Pine County Board, at Tuesday’s regular meeting, voted 4-0 not to pay membership in the Northern Lights Express (NLX) Alliance. Commissioner Steve Chaffee did not attend the meeting.
The motion to give notice of withdrawal from NLX came from Commissioner Mitch Pangerl and was seconded by Commissioner Matt Ludwig.
Pangerl said he wasn’t in favor of the county paying for a vote on the NLX. He said NLX is a lobbying group for the train and decisions for the train have been handed over to Minnesota Department of Transportation (MnDOT).
The “loop” to the casino will be the only track owned by the State of Minnesota, he said. It will take the train to Grand Casino, a private entity, and take private land to do it.
“We have a list of signatures, of over 1,200 people in the county, not to be in the Alliance and not to support the train.” Pangerl added that businesses would be bypassed by the train going through Hinckley, but they would have to pay for it with taxes.
“If you want to do anything with economic development, take the money out of it. It would be better for the future of Pine County,” he said.
Several points made by Ludwig dealt with the stakeholders’ meeting held in Hinckley, Nov. 7, 2013. Six alternative routes to the casino were viewed and discussed to narrow down the preferred route, where new track would be laid from the main line outside Hinckley.
Ludwig said he was at the stakeholders’ meeting two weeks ago and Hinckley City Administrator Kyle Morell was seated at his table. Morell told their round table group the city of Hinckley did not want the train stop, they did not have room for it.
Ludwig said he had a discussion with MnDOT officials at that meeting and voiced his concern about crossings being closed in the northern part of the county. “They said they didn’t want to create any hardships but crossings are expensive.” He also asked MnDOT what would happen if they wanted to close a crossing and the township or county did not want it closed. They responded that they did not know what would happen.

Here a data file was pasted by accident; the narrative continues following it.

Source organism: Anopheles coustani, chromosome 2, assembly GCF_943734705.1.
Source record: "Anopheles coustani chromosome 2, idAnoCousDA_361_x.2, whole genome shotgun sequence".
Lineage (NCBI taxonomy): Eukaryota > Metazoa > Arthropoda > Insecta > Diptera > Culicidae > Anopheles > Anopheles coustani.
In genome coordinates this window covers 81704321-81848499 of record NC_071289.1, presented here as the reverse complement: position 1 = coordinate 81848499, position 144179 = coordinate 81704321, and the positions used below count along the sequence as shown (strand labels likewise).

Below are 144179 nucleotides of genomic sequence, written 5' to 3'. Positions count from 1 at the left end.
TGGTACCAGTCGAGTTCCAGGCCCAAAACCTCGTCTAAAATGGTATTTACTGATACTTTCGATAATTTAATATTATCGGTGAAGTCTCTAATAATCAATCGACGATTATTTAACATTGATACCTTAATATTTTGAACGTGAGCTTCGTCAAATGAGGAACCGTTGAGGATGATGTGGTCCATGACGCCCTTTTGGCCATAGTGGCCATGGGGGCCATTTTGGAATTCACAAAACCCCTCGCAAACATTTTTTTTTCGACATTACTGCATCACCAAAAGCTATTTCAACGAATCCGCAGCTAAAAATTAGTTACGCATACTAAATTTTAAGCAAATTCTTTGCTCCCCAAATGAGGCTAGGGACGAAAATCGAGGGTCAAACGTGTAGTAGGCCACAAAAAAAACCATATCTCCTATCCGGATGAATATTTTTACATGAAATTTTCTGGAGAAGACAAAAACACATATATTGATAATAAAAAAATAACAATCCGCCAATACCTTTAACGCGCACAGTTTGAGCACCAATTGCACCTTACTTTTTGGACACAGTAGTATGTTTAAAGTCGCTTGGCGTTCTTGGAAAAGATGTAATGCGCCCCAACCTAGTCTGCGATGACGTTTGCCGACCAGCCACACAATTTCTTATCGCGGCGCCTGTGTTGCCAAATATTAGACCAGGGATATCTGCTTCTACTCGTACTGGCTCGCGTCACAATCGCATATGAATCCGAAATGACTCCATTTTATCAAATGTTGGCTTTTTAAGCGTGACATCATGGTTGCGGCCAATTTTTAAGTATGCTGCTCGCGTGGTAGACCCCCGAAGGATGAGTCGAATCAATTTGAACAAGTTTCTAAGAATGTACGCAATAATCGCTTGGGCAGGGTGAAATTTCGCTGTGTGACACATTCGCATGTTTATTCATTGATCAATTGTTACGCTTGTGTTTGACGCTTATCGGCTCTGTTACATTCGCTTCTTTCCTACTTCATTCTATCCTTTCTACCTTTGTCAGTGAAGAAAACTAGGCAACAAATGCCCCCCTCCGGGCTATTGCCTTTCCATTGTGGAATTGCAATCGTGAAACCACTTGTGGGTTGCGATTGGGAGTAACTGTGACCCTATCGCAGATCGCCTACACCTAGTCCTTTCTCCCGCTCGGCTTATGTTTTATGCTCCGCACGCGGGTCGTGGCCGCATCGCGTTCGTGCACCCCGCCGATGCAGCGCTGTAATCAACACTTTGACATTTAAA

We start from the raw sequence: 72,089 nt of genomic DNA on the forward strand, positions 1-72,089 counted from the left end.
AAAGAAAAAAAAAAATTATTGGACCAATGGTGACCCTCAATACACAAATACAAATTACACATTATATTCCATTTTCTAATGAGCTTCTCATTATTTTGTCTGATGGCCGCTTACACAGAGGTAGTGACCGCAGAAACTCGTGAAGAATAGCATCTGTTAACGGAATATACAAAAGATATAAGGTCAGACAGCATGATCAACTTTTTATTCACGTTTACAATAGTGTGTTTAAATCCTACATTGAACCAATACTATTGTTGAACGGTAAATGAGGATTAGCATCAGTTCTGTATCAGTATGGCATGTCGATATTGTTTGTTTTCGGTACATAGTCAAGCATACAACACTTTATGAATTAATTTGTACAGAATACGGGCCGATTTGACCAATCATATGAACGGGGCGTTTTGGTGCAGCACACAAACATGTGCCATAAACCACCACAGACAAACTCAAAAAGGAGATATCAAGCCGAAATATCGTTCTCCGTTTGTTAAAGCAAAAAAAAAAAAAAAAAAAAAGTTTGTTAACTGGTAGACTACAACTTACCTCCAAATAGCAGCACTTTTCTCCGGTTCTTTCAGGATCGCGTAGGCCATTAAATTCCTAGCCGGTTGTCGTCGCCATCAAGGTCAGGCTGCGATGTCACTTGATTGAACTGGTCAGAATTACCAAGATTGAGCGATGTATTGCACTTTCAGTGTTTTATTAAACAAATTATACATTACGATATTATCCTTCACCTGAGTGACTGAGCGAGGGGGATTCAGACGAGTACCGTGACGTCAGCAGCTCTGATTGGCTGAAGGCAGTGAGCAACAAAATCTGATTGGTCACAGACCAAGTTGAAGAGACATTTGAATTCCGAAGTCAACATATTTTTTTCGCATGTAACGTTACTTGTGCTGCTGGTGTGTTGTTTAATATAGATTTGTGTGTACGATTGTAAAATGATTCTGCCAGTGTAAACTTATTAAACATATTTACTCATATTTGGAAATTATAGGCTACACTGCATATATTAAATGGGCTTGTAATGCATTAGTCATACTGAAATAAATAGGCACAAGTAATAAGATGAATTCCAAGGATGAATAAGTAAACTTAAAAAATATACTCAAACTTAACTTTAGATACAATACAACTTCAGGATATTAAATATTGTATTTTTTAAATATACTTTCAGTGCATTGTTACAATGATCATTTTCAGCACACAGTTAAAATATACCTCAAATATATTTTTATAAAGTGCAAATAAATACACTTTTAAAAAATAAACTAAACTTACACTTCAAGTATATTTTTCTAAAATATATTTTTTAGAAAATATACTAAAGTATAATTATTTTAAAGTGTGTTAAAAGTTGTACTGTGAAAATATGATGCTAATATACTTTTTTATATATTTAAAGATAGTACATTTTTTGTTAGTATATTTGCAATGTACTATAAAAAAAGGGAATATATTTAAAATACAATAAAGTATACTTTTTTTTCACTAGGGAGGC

Commissioner Steve Chaffee not being involved in the discussion, because much of the NLX issue is in his district, was a point of concern for Ludwig.
Commissioner Curt Rossow asked if there was talk of the promised stop in Sandstone at the stakeholders’ meeting. Pangerl and Ludwig said there was no discussion of a stop in Sandstone.
County Board Chairman Steve Hallan said he would ask for a roll call vote. First he commented that the late Commissioner Doug Carlson “would never, ever vote for a train to go to the casino. And, if that’s what it’s come down to, I won’t either.”
He said he “hung in there for a long time” because he thought there was some potential of economic development for Hinckley.
“The citizens of Hinckley have apparently decided they don’t want anything to do with a station in Hinckley. So, if they’re saying we don’t want any part of this, then I don’t think I can support it. So if this train gets built to the casino, it’s not the casino’s fault. Everyone else was given an opportunity to step up to the plate and they didn’t,” Hallan said.